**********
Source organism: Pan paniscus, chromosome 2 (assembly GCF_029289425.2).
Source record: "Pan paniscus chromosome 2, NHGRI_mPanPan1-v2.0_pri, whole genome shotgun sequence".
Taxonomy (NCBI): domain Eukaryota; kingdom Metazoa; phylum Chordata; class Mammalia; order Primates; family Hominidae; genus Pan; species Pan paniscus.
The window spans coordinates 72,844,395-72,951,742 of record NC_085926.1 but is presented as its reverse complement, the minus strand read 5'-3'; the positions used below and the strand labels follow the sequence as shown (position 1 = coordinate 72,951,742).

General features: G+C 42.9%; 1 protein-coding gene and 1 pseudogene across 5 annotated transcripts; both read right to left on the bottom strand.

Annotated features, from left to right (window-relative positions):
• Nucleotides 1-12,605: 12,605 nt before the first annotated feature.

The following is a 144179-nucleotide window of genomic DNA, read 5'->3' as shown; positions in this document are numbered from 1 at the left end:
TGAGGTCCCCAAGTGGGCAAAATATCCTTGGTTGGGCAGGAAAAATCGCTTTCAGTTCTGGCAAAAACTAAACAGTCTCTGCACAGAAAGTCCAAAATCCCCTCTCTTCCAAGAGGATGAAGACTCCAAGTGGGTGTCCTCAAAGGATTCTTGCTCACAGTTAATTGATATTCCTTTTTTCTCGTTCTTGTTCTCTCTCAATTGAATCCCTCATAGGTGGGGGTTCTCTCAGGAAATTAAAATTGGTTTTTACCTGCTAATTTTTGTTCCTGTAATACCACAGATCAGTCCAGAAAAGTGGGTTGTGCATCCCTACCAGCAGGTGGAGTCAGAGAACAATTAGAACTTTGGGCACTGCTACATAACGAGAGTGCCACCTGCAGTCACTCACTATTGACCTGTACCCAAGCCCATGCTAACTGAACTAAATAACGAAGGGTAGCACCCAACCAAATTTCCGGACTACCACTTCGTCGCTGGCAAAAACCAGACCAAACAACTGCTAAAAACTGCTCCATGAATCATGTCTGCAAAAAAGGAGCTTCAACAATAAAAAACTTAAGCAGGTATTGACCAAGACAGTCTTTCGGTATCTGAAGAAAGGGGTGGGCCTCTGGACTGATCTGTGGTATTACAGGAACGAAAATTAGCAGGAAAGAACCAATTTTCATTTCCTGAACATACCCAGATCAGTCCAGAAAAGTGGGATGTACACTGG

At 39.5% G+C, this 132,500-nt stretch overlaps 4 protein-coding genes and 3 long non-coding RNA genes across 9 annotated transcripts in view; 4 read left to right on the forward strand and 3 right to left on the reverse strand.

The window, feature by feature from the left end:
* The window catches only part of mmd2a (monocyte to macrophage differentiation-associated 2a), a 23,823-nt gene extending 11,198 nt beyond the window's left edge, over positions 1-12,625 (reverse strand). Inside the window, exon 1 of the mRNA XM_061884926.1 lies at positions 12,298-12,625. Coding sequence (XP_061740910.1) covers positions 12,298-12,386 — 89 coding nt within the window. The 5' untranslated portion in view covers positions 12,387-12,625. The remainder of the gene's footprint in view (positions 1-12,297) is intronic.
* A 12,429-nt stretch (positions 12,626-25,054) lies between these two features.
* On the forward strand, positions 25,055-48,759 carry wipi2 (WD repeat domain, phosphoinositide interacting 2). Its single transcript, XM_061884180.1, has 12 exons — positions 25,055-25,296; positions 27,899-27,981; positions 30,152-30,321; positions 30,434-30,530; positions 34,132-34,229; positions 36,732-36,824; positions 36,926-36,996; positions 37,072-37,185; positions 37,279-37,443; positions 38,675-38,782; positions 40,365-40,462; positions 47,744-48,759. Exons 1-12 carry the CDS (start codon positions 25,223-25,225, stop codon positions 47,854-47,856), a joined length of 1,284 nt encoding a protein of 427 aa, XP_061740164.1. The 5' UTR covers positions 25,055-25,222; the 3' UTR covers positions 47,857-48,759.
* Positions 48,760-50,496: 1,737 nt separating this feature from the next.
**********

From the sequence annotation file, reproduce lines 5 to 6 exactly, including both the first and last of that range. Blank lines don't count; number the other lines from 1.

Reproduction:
General features: G+C 42.9%; 1 protein-coding gene and 1 pseudogene across 5 annotated transcripts; both read right to left on the bottom strand.

Annotated features, from left to right (window-relative positions):